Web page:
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Michel Conrad, Commercial Wine Director, Independent Wine & Spirit Thailand

“It’s a risky adventure. I know it may seem old fashioned, but you shouldn’t really put ice cubes in wine. I think the question is more about temperature and how to serve a red wine at the best temperature. Think, ice buckets, chilled, a decanter, and so on; but not ice cubes in wine…”

Niks Anuman-Rajadhon, Founder of Teens of Thailand, Asia Today, the Bangkok Bar Show, and everything else you love in the creative district

“Depends on how drunk you are, and how solid your norm is. We have put worse unacceptable stuff in wine before…”

Pornpatima Saekhow, Local Foodie Expert Extraordinaire

“Nooo! For me, red wine is not supposed to be enjoyed cold unless it’s in a sangria. I think when you drink wine, texture is very important. I like to feel the thickness on my tongue, and ice would completely ruin that.”

Ice cubes red wine:
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Karissa Atienza, Lifestyle Asia Bangkok Reader and Dedicated Wine Drinker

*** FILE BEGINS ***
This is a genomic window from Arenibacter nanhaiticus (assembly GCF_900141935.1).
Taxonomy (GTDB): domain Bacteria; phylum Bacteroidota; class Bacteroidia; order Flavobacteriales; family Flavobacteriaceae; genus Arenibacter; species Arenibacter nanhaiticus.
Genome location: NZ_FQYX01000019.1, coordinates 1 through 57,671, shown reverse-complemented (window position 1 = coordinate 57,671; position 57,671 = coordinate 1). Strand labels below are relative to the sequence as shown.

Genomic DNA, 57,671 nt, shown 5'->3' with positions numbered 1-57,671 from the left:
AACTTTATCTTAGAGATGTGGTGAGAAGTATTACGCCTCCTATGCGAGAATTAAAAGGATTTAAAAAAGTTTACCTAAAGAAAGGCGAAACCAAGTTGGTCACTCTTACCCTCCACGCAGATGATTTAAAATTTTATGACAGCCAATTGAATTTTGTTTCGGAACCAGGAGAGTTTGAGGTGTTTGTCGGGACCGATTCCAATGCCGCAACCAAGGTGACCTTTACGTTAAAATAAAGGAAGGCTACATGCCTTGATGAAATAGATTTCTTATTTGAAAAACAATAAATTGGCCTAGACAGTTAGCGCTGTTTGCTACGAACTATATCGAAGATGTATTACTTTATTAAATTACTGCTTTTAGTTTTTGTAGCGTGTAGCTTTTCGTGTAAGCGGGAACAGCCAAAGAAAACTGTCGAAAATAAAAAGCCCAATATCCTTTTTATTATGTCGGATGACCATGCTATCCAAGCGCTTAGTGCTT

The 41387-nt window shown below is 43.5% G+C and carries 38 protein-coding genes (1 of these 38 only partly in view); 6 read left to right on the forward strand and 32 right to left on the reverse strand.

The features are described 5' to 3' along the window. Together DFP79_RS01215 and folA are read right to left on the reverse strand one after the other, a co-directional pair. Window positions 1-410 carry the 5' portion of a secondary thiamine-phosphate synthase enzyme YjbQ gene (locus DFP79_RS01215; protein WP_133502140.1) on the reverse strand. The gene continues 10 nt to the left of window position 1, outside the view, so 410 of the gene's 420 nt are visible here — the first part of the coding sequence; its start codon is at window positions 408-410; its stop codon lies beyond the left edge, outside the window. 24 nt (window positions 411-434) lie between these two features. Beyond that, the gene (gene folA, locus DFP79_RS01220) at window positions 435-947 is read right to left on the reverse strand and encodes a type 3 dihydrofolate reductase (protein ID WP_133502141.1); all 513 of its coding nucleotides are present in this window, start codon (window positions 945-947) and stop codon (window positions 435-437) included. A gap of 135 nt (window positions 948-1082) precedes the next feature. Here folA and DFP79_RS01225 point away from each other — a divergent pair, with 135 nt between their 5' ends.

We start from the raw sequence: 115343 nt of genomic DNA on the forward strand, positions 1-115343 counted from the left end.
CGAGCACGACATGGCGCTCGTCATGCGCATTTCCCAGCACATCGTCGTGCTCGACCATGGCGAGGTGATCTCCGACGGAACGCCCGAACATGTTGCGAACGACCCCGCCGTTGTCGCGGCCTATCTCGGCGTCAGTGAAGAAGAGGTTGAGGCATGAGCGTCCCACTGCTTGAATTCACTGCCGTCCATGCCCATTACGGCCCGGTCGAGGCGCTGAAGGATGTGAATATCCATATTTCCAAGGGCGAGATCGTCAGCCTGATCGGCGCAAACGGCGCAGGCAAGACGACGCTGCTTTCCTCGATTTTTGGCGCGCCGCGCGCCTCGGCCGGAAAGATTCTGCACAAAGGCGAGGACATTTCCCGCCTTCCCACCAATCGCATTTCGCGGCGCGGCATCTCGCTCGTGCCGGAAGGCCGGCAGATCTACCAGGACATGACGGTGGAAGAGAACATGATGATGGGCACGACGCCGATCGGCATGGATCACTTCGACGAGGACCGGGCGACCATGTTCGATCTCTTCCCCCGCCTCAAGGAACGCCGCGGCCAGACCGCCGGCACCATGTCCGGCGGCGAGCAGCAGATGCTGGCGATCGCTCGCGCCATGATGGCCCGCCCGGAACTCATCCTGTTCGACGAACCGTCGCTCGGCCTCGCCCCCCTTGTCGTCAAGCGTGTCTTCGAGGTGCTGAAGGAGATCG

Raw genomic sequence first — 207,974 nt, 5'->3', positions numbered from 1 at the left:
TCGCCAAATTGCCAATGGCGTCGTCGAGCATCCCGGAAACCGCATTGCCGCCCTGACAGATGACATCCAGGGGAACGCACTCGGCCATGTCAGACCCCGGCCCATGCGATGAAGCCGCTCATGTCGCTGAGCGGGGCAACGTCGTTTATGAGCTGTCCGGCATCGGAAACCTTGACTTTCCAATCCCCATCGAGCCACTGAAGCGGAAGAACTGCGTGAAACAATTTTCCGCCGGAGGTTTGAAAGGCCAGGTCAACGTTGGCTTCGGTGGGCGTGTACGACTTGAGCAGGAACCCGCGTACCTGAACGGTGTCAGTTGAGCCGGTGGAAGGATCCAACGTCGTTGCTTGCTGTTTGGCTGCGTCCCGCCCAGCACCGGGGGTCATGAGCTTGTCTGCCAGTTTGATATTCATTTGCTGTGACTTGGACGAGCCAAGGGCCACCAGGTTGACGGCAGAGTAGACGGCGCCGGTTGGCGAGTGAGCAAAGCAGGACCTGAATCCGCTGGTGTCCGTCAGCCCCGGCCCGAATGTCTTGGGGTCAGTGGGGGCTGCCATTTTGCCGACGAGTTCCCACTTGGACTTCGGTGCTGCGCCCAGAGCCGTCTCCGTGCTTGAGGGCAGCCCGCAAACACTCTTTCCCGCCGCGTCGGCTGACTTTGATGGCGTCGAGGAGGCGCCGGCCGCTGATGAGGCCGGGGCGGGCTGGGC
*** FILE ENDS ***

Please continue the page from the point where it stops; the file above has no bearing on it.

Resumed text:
“I’d say certainly not. Why water down a perfectly good glass? If you want it cold, chill it.”

Vittorio Bruni, Lifestyle Asia Bangkok Reader and Resident Italian in Bangkok

“In Tuscany, we have a saying. It goes, “non far sapere al contadino quanto è buona l’acqua con il vino”, and means as much as “do not tell the farmer how good water in wine tastes”. It stems from the fact that often the local wines that local farmers make are quite strong, and for us at least, they taste a little better with a little water added to them. The saying acknowledges that you ‘shouldn’t’ put water or ice in wine, but hey, if it makes particular wines taste a little better, there’s no real harm in doing so, right?”

Ball’s (cube’s?) in your court.

 

Lisa Gries
Managing Editor, Bangkok
Lisa loves to travel, and is always on the lookout for the world’s best nap spots. She’s a serious Asian art history nerd, and has a knack for languages and coffee table books. She hopes to publish her own novels one day, one of which will likely be called ‘All The Great Conversations I Had In A Bangkok Speakeasy.’ It’s a work in progress.